Langermann's restaurant in Canton filed for Chapter 11 bankruptcy protection last week, with one of its partners saying the period of unrest and the aftermath pushed its finances over the edge.
The restaurant, which operates in the Can Company building, will remain open, said Mark Lasker, a Langermann's partner. The restaurant said in a bankruptcy filing it owes creditors, including the Internal Revenue Service and Belair Produce of Hanover, about $1.05 million.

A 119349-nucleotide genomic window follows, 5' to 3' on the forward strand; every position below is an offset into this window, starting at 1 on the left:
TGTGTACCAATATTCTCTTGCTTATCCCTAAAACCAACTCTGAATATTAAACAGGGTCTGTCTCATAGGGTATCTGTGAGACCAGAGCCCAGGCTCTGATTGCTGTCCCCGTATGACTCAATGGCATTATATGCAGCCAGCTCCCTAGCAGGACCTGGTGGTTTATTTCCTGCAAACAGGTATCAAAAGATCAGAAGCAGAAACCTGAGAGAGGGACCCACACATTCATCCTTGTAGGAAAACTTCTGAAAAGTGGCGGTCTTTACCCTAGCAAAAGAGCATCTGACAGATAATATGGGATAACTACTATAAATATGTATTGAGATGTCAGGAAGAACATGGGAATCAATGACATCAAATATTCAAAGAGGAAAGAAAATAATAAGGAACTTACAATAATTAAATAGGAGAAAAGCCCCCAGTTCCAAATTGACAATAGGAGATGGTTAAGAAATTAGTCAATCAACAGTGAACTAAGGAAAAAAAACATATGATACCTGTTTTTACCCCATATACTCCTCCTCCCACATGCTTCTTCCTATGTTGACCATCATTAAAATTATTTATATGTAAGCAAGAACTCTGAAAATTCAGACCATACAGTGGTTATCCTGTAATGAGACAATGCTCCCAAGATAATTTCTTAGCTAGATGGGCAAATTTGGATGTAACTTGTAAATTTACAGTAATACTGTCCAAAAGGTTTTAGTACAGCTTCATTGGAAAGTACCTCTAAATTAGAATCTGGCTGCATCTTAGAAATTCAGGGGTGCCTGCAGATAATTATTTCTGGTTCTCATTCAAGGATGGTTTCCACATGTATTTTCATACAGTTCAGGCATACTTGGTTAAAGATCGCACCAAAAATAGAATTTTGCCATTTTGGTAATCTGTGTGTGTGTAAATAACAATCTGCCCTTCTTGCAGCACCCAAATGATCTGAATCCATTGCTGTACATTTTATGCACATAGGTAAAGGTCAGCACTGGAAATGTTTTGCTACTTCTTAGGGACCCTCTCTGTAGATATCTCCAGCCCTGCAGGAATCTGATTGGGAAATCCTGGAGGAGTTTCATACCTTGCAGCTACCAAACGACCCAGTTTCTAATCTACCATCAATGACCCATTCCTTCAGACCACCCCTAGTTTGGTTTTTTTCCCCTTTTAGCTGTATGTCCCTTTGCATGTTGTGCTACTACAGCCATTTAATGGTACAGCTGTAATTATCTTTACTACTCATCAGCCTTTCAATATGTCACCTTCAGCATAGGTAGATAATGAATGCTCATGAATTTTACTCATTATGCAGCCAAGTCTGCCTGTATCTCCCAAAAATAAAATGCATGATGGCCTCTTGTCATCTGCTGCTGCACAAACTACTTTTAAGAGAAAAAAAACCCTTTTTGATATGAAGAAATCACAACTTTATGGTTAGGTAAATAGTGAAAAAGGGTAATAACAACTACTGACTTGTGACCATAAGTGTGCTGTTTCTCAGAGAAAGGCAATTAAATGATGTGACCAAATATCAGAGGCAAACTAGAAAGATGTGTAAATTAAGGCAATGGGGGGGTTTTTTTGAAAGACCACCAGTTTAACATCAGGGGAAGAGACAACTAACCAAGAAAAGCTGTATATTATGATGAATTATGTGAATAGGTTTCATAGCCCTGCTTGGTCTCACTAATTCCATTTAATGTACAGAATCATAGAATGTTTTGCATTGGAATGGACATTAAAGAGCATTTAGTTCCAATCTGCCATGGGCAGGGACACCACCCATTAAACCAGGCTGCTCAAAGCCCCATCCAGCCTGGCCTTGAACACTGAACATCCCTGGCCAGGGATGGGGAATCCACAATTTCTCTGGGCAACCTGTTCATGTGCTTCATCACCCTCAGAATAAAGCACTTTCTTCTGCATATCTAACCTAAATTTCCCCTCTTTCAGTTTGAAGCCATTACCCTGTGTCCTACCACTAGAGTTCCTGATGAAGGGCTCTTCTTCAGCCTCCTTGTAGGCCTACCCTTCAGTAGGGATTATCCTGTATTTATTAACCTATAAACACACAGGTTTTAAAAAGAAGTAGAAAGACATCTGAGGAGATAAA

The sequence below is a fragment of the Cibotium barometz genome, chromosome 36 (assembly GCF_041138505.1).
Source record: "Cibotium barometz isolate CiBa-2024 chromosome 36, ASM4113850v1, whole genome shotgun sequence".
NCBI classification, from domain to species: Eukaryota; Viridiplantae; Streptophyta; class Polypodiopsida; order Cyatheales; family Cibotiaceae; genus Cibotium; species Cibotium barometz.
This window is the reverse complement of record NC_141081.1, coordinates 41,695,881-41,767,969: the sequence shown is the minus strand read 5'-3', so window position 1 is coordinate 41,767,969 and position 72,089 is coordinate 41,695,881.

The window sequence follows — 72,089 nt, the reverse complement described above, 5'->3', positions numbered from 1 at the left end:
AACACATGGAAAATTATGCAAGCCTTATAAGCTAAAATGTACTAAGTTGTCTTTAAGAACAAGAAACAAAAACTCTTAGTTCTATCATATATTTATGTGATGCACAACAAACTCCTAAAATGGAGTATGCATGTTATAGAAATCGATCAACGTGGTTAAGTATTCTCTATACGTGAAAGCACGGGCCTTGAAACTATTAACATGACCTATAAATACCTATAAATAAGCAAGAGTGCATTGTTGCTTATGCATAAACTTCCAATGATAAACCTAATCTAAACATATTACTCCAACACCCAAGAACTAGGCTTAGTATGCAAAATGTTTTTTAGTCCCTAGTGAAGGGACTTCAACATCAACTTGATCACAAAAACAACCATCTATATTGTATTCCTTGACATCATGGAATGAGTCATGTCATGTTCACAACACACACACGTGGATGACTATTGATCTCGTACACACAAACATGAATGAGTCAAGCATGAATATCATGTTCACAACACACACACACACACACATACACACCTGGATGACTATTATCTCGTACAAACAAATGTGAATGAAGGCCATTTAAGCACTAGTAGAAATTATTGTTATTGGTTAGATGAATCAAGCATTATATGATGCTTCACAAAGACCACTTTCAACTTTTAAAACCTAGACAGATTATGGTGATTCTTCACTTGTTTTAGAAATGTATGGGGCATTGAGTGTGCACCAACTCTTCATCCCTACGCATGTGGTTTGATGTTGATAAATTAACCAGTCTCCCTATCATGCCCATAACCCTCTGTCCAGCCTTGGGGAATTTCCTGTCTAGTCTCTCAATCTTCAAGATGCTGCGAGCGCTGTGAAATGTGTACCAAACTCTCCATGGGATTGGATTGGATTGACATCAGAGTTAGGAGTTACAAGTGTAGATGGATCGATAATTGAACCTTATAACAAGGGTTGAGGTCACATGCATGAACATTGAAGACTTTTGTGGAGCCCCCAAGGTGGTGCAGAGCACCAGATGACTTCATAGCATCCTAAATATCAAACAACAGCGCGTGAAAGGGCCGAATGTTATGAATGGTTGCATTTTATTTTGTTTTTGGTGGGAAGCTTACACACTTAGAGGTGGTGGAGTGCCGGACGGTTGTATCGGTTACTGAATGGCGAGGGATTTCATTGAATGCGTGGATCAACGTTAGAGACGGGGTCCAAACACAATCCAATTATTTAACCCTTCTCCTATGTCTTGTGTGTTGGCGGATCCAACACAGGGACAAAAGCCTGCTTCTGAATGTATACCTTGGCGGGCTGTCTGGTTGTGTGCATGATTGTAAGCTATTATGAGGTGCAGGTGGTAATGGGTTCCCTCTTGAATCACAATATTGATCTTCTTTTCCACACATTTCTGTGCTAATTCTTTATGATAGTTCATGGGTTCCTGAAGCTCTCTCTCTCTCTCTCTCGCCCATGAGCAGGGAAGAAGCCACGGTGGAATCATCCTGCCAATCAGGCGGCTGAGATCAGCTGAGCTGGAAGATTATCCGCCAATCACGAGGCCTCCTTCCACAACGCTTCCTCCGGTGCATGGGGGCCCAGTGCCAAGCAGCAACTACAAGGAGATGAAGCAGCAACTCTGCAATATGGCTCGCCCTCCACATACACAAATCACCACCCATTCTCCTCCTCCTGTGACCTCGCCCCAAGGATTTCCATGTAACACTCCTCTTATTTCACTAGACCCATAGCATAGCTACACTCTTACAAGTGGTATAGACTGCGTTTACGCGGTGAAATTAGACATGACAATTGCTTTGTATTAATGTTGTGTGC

Lasker said business had already started to take a hit as protests began over the death of Freddie Gray in police custody. In a 10-day period that included rioting and a mandatory curfew, the restaurant had about 500 guests, when it would typically have 15,000, he said. Revenue was down more than $40,000.
"It was crazy, people were just calling and canceling reservations on a Friday night," he said. "Our business was just hit quite severely."
Chapter 11 bankruptcy allows a business to restructure its debt, in contrast to Chapter 7 bankruptcy, in which assets are typically liquidated.
He added: "It's something we're not proud of, having to go this route. But Chapter 11 is a way of restructuring your debt. It will not change our operations."